Date of Award:


Document Type:


Degree Name:

Master of Science (MS)


Nutrition, Dietetics, and Food Sciences

Department name when degree awarded

Food and Nutrition

Committee Chair(s)

Ruth E. Wheeler


Ruth E. Wheeler


Ethelwyn B. Wilcox


Harris O. Van Orden


Deloy G. Hendricks


A total of 33 common fruit juices and drinks representing 15 different fruits were analyzed for ascorbic acid content by a slight modification of the method of Loeffler and Ponting (1942). The juices ranged from 0.96 to 50.88 mg per 100 ml. The drinks ranged from 2.12 to 66.10 mg. All the citrus juices ranked high in ascorbic acid content. One drink was fortified with sufficient ascorbic acid to contain considerably more vitamin than was found in pure orange juice.

The ascorbic acid values of different forms of orange drinks and pure orange juices were compared. Except for one brand, all of the fortified orange drinks contained less ascorbic acid than the pure orange juice. Most of these drinks contained medium levels of the vitamin, 16 to 24 mg. One orange drink in cartons and one frozen orange drink had extremely low levels, 3 and 1 mg, respectively.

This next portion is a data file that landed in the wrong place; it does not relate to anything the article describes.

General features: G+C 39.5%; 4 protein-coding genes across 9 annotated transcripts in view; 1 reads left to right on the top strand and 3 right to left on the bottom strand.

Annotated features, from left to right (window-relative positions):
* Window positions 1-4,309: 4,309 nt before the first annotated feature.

Reconstituted frozen orange juice retained 99 per cent after 24 hours of refrigerated storage at 40 F and 96 per cent after six days storage.

The method of mixing during reconstituting frozen orange juice had no effect on ascorbic acid content. Results were the same for all three methods.

It is recommended that all consumers read the labels before purchasing fruit juices and drinks when the products are to be used as a source of ascorbic acid in the diet.



Included in

Food Science Commons